The Blind in Darkness
Old Man Powell is found murdered in his cabin, the crime disguised as a scalping. The natural suspect is Massaquoit, an Indian whom midwife Catherine Williams keeps as a servant after his tribe is decimated by the Puritan settlers. While Catherine is portrayed as the heroine, in reality it’s Massaquoit who takes the lead to clear his name. Other suspects include Powell’s apprentice Thomas, recently disappeared, and the Worthingtons, somber village leaders with something to hide.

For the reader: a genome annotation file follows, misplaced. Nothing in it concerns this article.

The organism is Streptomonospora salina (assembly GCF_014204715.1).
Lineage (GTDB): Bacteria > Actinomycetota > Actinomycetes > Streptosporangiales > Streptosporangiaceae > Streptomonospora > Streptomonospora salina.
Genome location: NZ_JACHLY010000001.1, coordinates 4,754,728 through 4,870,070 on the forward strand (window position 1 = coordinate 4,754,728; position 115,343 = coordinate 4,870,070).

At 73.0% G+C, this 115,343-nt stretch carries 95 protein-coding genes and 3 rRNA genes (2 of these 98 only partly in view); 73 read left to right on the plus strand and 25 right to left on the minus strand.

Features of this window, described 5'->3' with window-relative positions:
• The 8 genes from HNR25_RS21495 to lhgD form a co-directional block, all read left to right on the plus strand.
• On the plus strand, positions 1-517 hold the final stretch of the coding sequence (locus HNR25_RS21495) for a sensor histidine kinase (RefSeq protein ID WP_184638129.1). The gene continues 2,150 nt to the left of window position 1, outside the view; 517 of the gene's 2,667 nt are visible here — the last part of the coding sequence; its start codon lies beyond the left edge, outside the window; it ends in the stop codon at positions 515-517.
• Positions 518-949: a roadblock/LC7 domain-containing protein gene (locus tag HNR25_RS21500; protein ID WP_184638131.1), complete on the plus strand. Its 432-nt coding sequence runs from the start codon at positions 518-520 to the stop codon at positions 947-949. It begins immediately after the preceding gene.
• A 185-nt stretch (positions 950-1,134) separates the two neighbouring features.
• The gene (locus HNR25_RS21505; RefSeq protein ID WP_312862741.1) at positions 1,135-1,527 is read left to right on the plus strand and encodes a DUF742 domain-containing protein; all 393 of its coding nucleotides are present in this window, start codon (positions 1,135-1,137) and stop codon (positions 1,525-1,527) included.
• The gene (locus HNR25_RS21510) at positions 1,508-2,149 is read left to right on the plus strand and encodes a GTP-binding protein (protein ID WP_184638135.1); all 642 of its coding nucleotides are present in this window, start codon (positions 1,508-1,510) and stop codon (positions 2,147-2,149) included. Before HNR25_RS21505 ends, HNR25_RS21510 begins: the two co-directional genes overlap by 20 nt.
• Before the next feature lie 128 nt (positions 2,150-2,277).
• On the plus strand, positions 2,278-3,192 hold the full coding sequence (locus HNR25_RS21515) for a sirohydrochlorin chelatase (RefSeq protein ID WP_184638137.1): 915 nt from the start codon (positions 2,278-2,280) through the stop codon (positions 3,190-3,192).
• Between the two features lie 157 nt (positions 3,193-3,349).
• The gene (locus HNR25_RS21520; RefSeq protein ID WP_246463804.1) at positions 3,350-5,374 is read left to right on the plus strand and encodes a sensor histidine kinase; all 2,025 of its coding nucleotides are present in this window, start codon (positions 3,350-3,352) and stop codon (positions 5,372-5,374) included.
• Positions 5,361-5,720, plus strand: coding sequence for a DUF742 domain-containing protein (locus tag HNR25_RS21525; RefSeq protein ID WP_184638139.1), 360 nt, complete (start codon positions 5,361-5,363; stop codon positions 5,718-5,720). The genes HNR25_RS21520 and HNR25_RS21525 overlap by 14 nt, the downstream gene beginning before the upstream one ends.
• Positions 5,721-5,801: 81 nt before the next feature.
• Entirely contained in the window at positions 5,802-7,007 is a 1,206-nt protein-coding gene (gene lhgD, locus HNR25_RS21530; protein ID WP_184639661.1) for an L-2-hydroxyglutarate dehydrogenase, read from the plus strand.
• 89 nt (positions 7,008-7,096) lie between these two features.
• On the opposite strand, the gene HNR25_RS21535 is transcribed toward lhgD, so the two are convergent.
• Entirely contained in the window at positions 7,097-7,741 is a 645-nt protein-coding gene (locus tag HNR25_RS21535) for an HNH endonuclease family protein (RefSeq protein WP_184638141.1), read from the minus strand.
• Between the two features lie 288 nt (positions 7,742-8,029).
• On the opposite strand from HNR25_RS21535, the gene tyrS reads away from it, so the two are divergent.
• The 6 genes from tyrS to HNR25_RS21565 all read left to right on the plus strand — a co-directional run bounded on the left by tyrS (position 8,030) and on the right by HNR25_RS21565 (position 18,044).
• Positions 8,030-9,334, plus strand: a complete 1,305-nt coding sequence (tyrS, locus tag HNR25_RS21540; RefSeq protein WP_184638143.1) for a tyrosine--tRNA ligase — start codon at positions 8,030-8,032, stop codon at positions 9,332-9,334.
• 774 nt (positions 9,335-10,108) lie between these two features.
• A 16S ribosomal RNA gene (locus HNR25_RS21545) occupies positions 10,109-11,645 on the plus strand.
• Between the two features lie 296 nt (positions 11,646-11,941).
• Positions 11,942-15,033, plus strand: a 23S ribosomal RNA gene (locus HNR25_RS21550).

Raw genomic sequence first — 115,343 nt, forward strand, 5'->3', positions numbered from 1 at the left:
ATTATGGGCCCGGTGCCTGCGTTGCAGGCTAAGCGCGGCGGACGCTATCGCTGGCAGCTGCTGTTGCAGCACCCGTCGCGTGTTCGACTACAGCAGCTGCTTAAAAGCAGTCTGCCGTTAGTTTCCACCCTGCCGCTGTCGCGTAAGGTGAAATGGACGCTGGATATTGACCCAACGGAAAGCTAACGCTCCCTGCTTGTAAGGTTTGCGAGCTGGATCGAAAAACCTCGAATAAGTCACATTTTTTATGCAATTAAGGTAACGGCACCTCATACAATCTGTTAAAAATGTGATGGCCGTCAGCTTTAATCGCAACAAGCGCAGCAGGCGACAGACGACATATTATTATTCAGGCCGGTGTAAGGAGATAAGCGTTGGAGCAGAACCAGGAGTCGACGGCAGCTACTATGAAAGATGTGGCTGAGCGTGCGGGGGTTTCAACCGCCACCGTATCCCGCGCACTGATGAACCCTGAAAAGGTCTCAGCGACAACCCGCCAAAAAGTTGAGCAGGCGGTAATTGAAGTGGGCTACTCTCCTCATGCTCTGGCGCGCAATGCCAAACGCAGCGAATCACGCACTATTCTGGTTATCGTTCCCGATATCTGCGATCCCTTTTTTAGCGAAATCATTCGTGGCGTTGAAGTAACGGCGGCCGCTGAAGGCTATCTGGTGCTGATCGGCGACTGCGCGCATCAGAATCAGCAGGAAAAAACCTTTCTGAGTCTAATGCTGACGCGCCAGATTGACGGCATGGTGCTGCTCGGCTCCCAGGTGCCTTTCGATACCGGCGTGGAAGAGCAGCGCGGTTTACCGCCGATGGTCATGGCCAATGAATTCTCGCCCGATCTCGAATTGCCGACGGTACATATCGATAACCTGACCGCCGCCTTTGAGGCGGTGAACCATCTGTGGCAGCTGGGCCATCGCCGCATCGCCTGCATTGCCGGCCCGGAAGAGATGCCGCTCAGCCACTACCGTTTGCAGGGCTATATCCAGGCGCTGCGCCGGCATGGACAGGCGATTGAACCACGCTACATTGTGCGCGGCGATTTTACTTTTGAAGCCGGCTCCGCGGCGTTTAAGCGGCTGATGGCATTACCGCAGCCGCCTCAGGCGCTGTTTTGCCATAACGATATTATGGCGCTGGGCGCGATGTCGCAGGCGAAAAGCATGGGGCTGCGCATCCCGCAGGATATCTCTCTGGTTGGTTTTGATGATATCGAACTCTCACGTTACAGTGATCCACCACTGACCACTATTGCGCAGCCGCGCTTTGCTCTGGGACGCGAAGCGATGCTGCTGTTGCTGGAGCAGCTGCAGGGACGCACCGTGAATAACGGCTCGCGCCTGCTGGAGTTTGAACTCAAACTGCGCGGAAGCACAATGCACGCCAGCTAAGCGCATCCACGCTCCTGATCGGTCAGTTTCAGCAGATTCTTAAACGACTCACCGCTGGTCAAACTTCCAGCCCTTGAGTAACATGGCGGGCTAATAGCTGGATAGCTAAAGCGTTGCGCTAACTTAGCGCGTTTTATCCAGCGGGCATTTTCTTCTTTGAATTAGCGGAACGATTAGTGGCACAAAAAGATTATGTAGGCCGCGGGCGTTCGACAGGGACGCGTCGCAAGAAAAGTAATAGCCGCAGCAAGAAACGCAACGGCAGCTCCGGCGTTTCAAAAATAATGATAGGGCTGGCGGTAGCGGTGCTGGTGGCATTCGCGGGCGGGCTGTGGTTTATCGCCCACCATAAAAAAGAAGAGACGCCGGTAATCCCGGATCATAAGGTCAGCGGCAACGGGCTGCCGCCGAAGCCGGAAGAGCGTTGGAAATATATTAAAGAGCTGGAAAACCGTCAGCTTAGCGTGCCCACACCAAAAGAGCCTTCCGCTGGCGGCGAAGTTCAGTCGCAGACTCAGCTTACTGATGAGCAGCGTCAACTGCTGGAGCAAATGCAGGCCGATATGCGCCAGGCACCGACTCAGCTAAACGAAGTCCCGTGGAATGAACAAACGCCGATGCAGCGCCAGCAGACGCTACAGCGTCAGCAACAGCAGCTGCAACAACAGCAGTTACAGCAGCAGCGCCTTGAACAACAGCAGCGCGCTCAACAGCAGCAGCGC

Reading novels not first in a series can leave one with the feeling of entering a crowded room filled with strangers, and in the case of this book, the newly met company is standoffish and distant. Catherine is barely given an introduction, and I hardly felt the sense of community that would be expected in a tightly-knit Puritan settlement. Comparisons with Margaret Lawrence’s mystery series, also set in early New England and featuring a midwife as heroine, are inevitable, and in my opinion this novel doesn’t quite measure up. The old-fashioned language used by the characters, though, seems perfectly appropriate, and the situations showcasing Catherine’s medical techniques make the novel worth reading.